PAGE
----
What Blood Won’t Tell: A History of Race on Trial in America

What Blood Won’t Tell: A History of Race on Trial in America

Harvard University Press
October 2008
384 Pages
Hardcover ISBN 13: 978-0-674-03130-2; ISBN 10: 0-674-03130-X
Paperback ISBN 13: 978-0-674-04798-3; ISBN 10: 0-674-04798-2

Ariela J. Gross, John B. and Alice R. Sharp Professor of Law and History
University of Southern California

  • Co-Winner 2009 James Willard Hurst Prize, Law and Society Association
  • Co-Winner 2009 Lillian Smith Book Awards, the Southern Regional Council and the University of Georgia
  • Winner of the 2009 American Political Science Association Award for the Best Book on Race, Ethnicity and Politics

Is race something we know when we see it? In 1857, Alexina Morrison, a slave in Louisiana, ran away from her master and surrendered herself to the parish jail for protection. Blue-eyed and blond, Morrison successfully convinced white society that she was one of them. When she sued for her freedom, witnesses assured the jury that she was white, and that they would have known if she had a drop of African blood. Morrison’s court trial—and many others over the last 150 years—involved high stakes: freedom, property, and civil rights. And they all turned on the question of racial identity.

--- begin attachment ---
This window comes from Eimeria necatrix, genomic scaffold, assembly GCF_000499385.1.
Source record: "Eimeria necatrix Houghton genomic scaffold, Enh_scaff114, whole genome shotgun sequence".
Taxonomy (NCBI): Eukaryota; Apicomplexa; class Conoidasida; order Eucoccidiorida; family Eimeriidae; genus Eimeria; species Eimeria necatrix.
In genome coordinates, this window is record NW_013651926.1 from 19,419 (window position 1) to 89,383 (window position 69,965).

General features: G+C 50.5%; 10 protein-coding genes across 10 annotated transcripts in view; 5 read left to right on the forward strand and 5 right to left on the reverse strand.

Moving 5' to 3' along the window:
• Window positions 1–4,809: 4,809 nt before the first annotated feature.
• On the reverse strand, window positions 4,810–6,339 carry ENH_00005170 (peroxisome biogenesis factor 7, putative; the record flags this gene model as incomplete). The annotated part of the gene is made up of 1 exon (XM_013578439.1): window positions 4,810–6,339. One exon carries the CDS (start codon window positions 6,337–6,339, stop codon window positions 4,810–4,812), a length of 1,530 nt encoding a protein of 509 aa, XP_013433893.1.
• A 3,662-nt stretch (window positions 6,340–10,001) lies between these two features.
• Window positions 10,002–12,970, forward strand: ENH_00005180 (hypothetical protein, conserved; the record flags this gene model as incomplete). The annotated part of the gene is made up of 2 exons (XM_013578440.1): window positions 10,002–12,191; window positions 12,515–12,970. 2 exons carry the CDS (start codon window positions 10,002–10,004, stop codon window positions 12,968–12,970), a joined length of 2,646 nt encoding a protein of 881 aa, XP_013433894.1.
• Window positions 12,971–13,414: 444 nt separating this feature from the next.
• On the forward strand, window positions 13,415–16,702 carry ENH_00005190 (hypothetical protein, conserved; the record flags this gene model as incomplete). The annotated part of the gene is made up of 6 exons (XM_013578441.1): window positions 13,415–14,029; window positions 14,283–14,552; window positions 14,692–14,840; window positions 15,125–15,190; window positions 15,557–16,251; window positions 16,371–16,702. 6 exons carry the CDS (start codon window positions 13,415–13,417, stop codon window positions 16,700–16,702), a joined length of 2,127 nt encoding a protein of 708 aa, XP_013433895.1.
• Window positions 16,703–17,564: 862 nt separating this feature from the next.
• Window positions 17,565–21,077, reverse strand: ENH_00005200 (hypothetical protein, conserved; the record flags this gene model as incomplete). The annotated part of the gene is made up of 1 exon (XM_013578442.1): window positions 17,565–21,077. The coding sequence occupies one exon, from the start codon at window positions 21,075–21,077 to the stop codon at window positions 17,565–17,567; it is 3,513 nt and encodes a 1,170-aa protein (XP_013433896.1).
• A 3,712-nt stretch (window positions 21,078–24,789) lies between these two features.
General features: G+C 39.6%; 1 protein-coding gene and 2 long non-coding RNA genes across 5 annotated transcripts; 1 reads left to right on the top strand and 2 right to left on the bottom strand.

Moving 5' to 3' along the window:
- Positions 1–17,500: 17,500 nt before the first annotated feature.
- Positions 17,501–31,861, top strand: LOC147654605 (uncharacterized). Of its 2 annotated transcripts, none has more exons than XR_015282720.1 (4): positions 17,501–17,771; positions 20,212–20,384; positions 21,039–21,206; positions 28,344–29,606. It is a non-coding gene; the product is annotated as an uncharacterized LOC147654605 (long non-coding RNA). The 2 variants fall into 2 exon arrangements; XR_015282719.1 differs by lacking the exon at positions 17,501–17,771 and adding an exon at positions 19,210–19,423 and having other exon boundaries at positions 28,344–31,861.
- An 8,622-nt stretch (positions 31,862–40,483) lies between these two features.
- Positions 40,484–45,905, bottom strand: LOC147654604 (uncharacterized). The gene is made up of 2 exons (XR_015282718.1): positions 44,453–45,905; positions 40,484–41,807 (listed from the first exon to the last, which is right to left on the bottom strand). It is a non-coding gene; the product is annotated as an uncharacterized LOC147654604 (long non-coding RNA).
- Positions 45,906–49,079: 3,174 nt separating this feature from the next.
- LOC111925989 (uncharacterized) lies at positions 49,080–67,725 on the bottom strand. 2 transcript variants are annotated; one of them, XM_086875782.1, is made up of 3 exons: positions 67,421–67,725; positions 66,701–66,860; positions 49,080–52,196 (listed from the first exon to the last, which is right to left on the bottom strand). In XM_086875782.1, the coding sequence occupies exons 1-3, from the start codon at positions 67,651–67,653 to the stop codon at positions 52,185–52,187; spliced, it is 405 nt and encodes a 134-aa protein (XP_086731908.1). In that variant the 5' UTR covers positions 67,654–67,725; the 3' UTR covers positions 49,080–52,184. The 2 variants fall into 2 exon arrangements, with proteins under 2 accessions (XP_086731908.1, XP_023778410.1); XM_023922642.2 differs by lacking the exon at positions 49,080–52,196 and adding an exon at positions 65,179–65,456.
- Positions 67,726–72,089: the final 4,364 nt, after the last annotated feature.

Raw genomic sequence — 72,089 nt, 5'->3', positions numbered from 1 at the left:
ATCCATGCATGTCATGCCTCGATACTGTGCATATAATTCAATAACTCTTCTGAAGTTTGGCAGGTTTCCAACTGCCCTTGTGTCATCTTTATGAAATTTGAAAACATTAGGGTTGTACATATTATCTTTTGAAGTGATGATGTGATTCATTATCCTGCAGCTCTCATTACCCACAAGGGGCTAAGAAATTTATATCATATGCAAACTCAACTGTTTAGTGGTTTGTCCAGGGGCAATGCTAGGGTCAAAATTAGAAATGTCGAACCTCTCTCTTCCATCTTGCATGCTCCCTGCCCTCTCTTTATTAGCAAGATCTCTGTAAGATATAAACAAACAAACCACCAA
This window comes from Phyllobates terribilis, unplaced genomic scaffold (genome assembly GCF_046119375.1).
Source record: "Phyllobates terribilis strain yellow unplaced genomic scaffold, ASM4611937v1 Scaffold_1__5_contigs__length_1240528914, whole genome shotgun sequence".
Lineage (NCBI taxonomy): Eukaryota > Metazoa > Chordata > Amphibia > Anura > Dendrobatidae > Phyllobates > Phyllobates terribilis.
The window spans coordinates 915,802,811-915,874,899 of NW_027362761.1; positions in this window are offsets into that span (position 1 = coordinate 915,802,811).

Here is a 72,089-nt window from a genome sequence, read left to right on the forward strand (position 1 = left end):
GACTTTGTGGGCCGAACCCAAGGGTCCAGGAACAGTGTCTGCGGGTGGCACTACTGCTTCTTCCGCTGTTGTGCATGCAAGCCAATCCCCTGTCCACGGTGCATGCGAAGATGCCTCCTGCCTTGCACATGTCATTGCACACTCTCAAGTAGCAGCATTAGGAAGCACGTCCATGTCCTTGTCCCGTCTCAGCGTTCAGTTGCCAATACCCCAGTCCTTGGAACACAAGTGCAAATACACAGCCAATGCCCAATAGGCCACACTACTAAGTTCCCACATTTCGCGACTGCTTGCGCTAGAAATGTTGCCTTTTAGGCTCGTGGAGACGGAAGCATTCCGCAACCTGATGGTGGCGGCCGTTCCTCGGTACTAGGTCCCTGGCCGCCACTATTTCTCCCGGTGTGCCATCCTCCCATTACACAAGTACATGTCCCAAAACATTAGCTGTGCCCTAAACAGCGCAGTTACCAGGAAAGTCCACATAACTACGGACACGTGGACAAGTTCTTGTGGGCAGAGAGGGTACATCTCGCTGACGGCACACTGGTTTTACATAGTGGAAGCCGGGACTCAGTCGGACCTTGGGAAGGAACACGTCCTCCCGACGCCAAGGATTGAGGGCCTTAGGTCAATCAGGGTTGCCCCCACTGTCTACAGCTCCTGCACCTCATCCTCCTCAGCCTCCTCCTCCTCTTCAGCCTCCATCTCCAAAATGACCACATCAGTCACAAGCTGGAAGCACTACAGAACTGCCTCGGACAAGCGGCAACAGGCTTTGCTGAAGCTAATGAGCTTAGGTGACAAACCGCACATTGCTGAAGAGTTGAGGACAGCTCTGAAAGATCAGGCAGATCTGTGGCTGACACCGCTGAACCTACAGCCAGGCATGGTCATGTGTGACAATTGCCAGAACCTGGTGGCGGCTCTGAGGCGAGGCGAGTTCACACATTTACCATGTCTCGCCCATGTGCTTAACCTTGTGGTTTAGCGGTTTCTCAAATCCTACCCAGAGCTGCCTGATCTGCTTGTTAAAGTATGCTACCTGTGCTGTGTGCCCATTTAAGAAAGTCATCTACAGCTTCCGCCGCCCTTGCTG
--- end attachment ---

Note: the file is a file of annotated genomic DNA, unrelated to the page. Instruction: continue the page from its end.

Over the past two centuries, individuals and groups (among them Mexican Americans, Indians, Asian immigrants, and Melungeons) have fought to establish their whiteness in order to lay claim to full citizenship in local courtrooms, administrative and legislative hearings, and the U.S. Supreme Court. Like Morrison’s case, these trials have often turned less on legal definitions of race as percentages of blood or ancestry than on the way people presented themselves to society and demonstrated their moral and civic character.

Unearthing the legal history of racial identity, Ariela Gross’s book examines the paradoxical and often circular relationship of race and the perceived capacity for citizenship in American society. This book reminds us that the imaginary connection between racial identity and fitness for citizenship remains potent today and continues to impede racial justice and equality.

Tags: , , , ,